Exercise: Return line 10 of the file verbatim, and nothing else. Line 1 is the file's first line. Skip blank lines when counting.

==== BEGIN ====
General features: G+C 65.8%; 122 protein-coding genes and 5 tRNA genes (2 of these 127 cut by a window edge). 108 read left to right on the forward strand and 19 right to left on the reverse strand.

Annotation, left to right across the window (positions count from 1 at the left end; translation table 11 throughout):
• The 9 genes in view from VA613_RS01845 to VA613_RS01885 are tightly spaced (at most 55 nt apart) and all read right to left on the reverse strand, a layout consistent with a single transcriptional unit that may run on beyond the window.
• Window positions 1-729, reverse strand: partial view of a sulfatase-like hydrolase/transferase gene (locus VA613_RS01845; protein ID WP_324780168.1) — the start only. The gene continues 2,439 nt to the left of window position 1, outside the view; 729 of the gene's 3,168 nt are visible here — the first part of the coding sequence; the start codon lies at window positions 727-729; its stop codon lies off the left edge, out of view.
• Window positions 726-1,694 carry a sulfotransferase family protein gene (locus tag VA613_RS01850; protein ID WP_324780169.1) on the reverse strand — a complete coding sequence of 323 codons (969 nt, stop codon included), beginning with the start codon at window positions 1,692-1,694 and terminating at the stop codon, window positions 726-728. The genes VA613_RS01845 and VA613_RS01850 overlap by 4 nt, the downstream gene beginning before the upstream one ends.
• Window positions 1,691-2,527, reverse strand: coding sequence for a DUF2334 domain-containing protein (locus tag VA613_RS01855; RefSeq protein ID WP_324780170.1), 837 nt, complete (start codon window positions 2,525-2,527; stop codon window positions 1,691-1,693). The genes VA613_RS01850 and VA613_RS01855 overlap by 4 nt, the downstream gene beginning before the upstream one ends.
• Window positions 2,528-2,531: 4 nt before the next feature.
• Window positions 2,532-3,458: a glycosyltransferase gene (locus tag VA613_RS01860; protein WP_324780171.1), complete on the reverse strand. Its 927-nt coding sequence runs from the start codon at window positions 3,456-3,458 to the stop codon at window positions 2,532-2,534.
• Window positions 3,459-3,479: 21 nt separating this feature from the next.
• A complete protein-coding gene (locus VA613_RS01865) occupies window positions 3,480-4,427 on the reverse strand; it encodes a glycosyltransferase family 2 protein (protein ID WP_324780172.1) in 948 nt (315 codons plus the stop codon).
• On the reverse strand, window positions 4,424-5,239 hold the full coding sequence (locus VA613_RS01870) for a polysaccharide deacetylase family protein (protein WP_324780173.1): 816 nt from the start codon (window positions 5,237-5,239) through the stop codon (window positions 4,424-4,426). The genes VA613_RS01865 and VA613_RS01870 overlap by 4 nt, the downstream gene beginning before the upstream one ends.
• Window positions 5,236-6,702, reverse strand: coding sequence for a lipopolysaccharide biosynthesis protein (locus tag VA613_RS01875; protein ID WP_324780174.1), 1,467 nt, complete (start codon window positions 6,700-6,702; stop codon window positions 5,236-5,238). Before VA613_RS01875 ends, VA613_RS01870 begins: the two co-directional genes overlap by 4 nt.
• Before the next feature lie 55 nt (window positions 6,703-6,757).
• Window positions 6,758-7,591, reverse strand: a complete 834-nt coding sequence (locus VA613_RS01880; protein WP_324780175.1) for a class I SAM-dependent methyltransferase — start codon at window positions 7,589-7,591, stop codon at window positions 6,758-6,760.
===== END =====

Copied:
• A complete protein-coding gene (locus VA613_RS01865) occupies window positions 3,480-4,427 on the reverse strand; it encodes a glycosyltransferase family 2 protein (protein ID WP_324780172.1) in 948 nt (315 codons plus the stop codon).